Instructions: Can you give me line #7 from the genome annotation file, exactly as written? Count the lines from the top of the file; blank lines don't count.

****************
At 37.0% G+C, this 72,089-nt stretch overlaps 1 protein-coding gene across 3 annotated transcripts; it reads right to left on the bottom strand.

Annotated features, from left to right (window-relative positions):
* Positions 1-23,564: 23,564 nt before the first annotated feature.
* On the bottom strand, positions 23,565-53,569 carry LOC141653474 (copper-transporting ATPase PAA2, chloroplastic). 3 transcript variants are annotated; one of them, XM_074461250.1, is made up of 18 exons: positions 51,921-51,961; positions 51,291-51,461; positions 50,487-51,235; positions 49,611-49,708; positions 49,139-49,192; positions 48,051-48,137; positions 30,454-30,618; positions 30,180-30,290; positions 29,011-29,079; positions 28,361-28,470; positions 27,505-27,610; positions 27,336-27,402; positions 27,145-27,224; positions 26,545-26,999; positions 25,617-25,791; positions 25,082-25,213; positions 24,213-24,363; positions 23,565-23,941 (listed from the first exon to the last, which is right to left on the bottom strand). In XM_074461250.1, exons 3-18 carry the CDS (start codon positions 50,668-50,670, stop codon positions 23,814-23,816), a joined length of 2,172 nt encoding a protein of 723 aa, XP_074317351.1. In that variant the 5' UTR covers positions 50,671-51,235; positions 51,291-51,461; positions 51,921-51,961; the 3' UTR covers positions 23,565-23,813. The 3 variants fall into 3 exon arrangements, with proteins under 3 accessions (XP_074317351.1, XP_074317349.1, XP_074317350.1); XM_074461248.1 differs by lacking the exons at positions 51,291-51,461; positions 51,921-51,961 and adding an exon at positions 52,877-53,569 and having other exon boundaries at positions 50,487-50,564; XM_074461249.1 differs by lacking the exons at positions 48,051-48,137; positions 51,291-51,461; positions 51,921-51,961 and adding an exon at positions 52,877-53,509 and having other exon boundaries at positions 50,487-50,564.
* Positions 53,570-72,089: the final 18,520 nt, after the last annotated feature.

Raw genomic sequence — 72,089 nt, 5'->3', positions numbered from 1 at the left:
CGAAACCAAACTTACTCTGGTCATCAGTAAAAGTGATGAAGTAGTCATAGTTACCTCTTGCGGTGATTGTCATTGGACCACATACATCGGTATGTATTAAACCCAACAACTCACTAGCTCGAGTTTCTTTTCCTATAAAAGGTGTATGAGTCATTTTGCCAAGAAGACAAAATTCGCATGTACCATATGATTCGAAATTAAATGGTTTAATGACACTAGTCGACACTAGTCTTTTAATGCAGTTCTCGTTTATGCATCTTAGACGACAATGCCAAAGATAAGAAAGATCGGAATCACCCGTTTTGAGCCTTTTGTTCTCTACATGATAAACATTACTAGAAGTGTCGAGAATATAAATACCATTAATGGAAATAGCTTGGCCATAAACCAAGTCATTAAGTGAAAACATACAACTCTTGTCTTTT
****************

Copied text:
CGAAACCAAACTTACTCTGGTCATCAGTAAAAGTGATGAAGTAGTCATAGTTACCTCTTGCGGTGATTGTCATTGGACCACATACATCGGTATGTATTAAACCCAACAACTCACTAGCTCGAGTTTCTTTTCCTATAAAAGGTGTATGAGTCATTTTGCCAAGAAGACAAAATTCGCATGTACCATATGATTCGAAATTAAATGGTTTAATGACACTAGTCGACACTAGTCTTTTAATGCAGTTCTCGTTTATGCATCTTAGACGACAATGCCAAAGATAAGAAAGATCGGAATCACCCGTTTTGAGCCTTTTGTTCTCTACATGATAAACATTACTAGAAGTGTCGAGAATATAAATACCATTAATGGAAATAGCTTGGCCATAAACCAAGTCATTAAGTGAAAACATACAACTCTTGTCTTTT